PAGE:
The Hartford, Connecticut City Council has unanimously backed a resolution in favor of a taxed and regulated recreational cannabis market in the state, specifically urging state lawmakers to support the passage of such legislation.
The resolution includes a directive for the city to conduct an economic impact study on legalization and language supporting racial equity provisions in the industry, which provides for priority licensing and employment opportunities for citizens most impacted by the War of Drugs.
“By passing this resolution, we put ourselves in a position to ensure the implementation of marijuana regulation is grounded in racial and economic justice.” – Hartford City Councilwoman Wildaliz Bermudez, sponsor of the resolution, in a press release.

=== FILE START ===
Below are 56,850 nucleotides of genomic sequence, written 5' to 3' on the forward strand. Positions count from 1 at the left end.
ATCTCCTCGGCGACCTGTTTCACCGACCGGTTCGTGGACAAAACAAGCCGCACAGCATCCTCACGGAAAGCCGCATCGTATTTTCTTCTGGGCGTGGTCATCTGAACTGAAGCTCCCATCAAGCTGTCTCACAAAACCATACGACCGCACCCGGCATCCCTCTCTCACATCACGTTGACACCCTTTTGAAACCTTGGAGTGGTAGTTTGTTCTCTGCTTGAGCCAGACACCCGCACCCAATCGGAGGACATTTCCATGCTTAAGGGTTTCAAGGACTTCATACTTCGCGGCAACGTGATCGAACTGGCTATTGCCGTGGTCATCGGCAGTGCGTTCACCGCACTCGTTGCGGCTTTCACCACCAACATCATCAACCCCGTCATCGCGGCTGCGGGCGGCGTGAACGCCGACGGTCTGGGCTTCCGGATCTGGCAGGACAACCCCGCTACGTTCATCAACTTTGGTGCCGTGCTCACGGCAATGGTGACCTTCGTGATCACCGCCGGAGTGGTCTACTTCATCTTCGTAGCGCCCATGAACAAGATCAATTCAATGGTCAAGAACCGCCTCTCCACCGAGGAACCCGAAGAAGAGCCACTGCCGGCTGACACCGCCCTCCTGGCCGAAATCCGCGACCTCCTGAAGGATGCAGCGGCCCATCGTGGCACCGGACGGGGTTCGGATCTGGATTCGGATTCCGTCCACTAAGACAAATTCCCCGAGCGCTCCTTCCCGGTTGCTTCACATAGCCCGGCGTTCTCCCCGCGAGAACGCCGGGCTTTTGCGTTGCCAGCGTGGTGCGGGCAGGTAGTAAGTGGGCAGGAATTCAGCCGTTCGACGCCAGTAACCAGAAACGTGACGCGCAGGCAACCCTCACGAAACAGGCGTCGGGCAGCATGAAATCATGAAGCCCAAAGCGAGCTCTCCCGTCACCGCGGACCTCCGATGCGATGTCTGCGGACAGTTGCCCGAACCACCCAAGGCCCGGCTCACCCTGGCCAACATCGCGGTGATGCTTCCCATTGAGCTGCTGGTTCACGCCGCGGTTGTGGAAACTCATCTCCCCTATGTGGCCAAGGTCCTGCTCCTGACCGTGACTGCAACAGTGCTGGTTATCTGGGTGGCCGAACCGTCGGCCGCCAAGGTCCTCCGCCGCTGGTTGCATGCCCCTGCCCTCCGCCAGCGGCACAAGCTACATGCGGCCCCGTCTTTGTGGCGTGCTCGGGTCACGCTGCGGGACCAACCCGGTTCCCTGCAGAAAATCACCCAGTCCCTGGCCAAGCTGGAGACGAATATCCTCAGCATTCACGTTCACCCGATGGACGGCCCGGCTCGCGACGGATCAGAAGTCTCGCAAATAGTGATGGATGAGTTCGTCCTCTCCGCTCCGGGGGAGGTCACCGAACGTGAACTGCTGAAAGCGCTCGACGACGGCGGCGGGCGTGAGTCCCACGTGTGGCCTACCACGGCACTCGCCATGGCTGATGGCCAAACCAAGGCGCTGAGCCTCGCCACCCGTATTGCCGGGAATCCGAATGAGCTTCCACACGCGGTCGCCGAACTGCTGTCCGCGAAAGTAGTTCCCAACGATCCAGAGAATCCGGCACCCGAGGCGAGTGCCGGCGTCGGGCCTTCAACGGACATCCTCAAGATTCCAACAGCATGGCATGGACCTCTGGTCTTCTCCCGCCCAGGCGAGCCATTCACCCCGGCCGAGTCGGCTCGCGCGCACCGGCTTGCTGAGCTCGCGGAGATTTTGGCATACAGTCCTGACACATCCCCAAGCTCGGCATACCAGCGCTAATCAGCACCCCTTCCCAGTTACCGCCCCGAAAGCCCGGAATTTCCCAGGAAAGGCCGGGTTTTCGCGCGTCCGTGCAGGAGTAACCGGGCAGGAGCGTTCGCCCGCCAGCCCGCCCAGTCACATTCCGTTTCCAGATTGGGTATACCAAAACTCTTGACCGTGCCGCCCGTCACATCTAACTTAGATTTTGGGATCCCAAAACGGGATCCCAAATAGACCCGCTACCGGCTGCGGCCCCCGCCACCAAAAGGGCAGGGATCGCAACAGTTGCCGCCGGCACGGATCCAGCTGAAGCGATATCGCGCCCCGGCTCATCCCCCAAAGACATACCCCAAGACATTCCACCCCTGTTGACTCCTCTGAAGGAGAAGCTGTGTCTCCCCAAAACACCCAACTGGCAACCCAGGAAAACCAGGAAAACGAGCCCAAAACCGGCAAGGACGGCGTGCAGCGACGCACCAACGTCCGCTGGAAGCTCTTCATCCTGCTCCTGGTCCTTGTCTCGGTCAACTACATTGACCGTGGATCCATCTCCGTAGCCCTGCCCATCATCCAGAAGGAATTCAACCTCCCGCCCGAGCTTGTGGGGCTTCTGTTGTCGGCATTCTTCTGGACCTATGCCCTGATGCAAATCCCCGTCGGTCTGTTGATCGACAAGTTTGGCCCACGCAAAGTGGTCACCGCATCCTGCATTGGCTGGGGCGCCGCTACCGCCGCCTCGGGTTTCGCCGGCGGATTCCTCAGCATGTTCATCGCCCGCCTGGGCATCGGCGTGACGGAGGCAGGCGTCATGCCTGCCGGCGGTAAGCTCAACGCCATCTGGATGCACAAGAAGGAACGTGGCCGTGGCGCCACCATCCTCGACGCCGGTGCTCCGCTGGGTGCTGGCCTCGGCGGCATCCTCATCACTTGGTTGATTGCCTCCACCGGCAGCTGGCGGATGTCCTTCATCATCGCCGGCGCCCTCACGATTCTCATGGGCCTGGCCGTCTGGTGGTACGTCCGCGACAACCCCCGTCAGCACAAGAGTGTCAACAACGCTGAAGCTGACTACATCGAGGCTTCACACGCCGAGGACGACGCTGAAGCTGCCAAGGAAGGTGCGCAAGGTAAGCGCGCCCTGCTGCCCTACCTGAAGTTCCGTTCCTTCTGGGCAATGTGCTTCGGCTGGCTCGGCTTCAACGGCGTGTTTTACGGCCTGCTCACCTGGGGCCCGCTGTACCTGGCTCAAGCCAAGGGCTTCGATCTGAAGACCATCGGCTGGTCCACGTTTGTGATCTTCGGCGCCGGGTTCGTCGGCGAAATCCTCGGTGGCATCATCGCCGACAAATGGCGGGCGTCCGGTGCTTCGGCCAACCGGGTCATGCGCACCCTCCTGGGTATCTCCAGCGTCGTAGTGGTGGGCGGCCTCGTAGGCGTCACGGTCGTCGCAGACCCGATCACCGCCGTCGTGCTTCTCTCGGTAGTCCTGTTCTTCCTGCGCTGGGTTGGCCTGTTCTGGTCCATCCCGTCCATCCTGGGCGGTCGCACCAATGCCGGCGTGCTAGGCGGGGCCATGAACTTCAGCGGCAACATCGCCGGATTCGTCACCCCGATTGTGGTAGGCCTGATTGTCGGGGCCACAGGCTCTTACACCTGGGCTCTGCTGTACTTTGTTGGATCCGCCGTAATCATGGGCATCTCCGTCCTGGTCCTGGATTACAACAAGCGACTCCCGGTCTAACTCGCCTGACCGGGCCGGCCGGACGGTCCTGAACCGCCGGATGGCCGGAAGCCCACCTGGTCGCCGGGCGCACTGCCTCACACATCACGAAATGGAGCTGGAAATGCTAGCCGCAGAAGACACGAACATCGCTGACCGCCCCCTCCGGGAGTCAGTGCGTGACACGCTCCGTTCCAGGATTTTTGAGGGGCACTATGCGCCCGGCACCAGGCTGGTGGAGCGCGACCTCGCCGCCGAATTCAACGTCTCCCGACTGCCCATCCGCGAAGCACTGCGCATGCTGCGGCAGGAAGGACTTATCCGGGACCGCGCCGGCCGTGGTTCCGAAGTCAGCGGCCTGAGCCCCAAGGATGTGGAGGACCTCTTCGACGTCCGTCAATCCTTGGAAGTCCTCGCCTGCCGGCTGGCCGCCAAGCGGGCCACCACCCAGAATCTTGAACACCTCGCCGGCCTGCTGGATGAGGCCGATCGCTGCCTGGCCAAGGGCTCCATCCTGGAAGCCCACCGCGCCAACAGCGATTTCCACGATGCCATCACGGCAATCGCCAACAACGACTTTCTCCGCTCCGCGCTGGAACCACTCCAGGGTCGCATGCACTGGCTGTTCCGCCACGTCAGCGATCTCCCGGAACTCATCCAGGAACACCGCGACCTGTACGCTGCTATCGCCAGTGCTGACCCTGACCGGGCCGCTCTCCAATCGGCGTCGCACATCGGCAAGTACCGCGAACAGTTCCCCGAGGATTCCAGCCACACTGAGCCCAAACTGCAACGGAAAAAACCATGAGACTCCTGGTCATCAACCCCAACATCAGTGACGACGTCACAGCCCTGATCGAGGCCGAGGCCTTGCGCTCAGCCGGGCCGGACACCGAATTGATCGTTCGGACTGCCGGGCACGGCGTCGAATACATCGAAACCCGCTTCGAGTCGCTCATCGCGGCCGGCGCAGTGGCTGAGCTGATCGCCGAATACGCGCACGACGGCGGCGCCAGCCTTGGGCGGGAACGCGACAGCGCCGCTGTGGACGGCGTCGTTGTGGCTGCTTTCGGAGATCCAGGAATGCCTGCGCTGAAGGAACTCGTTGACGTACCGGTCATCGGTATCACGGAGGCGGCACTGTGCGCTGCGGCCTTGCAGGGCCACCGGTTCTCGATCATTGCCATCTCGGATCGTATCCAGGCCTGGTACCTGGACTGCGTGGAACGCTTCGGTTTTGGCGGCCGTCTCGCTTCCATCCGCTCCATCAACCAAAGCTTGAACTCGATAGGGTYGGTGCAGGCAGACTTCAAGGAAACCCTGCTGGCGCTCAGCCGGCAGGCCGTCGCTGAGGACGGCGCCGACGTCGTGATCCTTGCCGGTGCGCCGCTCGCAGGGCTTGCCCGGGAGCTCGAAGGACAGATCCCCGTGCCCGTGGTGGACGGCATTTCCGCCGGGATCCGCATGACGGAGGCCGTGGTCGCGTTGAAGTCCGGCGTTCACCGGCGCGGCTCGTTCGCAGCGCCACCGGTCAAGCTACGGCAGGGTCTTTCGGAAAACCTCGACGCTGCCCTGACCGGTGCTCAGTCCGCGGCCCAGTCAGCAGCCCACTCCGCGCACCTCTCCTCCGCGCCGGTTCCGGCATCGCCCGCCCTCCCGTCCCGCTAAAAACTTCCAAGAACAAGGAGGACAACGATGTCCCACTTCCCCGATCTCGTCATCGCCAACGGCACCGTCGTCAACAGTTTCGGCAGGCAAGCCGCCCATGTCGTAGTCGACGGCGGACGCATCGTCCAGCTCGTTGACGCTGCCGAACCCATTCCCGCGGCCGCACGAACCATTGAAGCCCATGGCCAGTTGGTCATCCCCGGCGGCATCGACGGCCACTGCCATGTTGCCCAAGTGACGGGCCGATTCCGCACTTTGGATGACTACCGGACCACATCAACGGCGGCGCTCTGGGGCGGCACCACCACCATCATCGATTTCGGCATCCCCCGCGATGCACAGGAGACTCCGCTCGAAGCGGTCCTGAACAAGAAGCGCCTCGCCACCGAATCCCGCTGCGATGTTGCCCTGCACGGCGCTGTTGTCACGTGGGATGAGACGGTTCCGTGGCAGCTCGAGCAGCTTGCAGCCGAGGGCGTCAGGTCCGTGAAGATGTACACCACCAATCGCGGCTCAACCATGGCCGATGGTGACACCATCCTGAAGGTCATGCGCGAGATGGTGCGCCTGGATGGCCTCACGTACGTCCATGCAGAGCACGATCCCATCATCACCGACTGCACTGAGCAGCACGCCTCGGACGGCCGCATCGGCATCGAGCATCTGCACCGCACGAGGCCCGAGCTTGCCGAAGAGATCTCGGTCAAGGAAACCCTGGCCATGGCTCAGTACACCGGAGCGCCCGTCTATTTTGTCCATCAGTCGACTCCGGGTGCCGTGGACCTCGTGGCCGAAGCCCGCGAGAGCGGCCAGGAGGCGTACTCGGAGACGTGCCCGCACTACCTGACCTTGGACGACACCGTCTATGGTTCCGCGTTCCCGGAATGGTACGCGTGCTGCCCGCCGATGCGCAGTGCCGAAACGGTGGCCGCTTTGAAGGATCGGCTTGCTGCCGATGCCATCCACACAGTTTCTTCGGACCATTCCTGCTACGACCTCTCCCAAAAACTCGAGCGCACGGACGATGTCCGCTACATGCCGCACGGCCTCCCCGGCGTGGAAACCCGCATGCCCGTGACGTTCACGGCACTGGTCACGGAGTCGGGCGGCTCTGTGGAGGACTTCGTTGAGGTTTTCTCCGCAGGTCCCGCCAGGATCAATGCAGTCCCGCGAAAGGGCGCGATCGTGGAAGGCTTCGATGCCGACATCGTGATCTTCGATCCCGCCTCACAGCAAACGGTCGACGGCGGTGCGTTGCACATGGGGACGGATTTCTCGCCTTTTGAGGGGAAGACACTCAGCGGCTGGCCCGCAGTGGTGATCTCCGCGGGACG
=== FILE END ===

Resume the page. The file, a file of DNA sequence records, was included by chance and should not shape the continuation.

In October, a Sacred Heart University Institute for Public Policy poll found 71 percent of Connecticut residents supported legalizing and taxing cannabis for adult use, including 83.2 percent of residents under 35-years-old and 73.6 percent of residents with children.
During debates by the General Assembly Public Health Committee last Spring, Republican state Rep. Melissa Ziobron estimated that the state could see between $30 million and $100 million annually from taxes derived from the legal cannabis industry. Democratic lawmakers included funds from a theoretical recreational cannabis program in their budget recommendation, which the state’s Office of Fiscal Analysis estimated would contribute $64 million to state coffers in its first year.
Democratic Gov. Dan Malloy has called cannabis industry dollars “blood money” and would likely veto any legalization measure.
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